Airline policies, flight cancellation fees, and complacency among airline passengers and personnel are among the factors that encourage people to fly sick.
An online survey sponsored by the National Foundation for Infectious Diseases found that two-thirds of Americans go about business as usual with the flu. Close to half of those surveyed (45 percent) admit they would board a plane with influenza symptoms to go on vacation; 40 percent of business travelers would fly with the flu. According to the World Health Organization, the onus of "the decision to travel" is on the traveler but travelers aren't always looking out for the person in the next seat.
"I think people are selfish. It is all about their schedule, their costs, and they forget their own misery or risks to those around them," says one anonymous fight attendant.
Here are a few other reasons why air passengers fly sick:
Airlines are loath to kick sick passengers off planes for financial reasons
While carriers have the right to deny boarding to a sick passenger, they rarely exercise that option. "There is little incentive for airline personnel to go the extra mile and deny boarding for a sick passenger as that would create an empty seat and lost revenue," says Alicia Jao, vice-president of travel media for nerdwallet.com.
The outward symptoms of communicable diseases aren't always apparent
Understandably, airline personnel often can't discern whether someone has symptoms of a common cold or of a more serious and contagious respiratory disorder—-such as pneumonia, influenza, or even chicken pox (which can look like acne). Even when gate employees or flight attendants do have suspicions, they may turn their heads because they can't be sure.
During a pandemic or public health crisis, there is usually a high state of vigilance, but attitudes towards flying sick generally become more lax afterwards. "We heard about numerous cases of feverish-looking people being told to travel another day during the H1N1 pandemic of 2009," says Rick Seaney, CEO of farecompare.com. When was the last time you saw a fellow passenger being asked to leave a plane for flying sick since then?
Overly restrictive airline policies encourage passengers to fly while sick
"With some airlines, it's the policies themselves that motivate people to fly when they're sick," says Andrew Schrage, co-founder of moneycrashers.com. "U.S. Airways and Americans Airlines offer no medical waivers to assist passengers who are too sick to fly. Delta Air Lines, on the other hand, treats the matter on an individual basis."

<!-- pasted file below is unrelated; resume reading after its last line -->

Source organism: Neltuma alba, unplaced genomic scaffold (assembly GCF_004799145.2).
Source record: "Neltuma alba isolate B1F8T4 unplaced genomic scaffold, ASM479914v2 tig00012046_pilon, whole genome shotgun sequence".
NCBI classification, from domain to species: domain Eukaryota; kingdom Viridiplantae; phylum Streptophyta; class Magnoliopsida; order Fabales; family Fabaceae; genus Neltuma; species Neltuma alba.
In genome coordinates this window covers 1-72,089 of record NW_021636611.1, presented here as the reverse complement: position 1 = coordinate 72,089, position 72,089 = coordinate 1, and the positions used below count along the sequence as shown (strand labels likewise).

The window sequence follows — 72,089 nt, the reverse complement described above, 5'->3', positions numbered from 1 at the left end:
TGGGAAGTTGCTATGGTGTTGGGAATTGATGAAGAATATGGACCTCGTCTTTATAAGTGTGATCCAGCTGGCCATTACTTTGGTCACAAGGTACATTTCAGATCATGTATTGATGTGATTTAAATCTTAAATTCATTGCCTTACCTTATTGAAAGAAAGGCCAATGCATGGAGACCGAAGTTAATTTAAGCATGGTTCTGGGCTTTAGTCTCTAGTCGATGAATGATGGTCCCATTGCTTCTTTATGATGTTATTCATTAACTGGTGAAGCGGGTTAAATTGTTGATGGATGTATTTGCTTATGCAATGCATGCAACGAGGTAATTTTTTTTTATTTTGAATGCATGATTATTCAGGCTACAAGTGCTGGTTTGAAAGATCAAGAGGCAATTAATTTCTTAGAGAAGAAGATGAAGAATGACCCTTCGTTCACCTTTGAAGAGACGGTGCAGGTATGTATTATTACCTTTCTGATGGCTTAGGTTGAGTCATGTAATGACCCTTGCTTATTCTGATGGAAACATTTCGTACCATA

Even when they exist, waiver policies can be extremely restrictive. "For example, US Airways requires the passenger to be hospitalized the day of the flight. Other airlines typically require proof of hospitalization to have change fees waived," says Jao of nerdwallet.com. When children fall ill, these waivers aren't likely to apply to parents or siblings.
Exorbitant fees for flight cancellations encourage passengers to fly sick
Flight cancellation fees can be punishing. Moreover, given the scarcity of seats on some routes, a replacement flight may be expensive and hard to rebook.
"This encourages many people to fly despite being ill," says Schrage of moneycrashers.com. "Southwest Airlines doesn't charge these [cancellation] fees, but Delta, American and United all charge $150 per ticket to cancel or rebook," he adds.
Precautions travelers can take to protect themselves
Given all the perverse incentives for flying sick, what can a traveler do to protect him/herself?
- At least two weeks before you travel, make sure your vaccinations (e.g. flu, pneumonia) are up-to-date.
- Consider trip cancellation insurance but assess the cost and read the small print. "Trip cancellation will reimburse travelers up to 100% of trip costs if they are ill. Cancellation due to sickness is always a covered reason, as long as travelers provide documentation from a doctor which states they were unfit for travel," says Jessica Bell, a spokesperson for Squaremouth.com. "If a traveler is already ill and they know they will have to cancel their trip, it is too late to buy trip cancellation insurance," says Steve Dasseos, president of TripInsuranceStore.com. "It's like wanting to buy fire insurance when your house is on fire."
- If you think you may have been exposed to a bug that will render you too sick to fly, check out specific airline waiver policies before you select a carrier, or consider purchasing an unrestricted, totally refundable ticket (These may be unaffordable but you sometimes snag them using frequent flyer miles).
- Reconsider your decision to fly. If you know you have a highly contagious illness like pneumonia or the flu, be sensitive to the possible effects on other passengers who may be young, aged, or immunocompromised. Also, think about how ill and uncomfortable you may begin to feel during the flight.
- If you think the person next to you looks too ill to fly, ask the flight attendant to change your seat. When seats are available, airline personnel will usually try to honor your request. If no other seats are available and you're stuck next to someone who seems sick, limit conversation and try to face away from the individual.
Previously on Life Goes Strong, read Tips on How to Avoid Catching Colds on Planes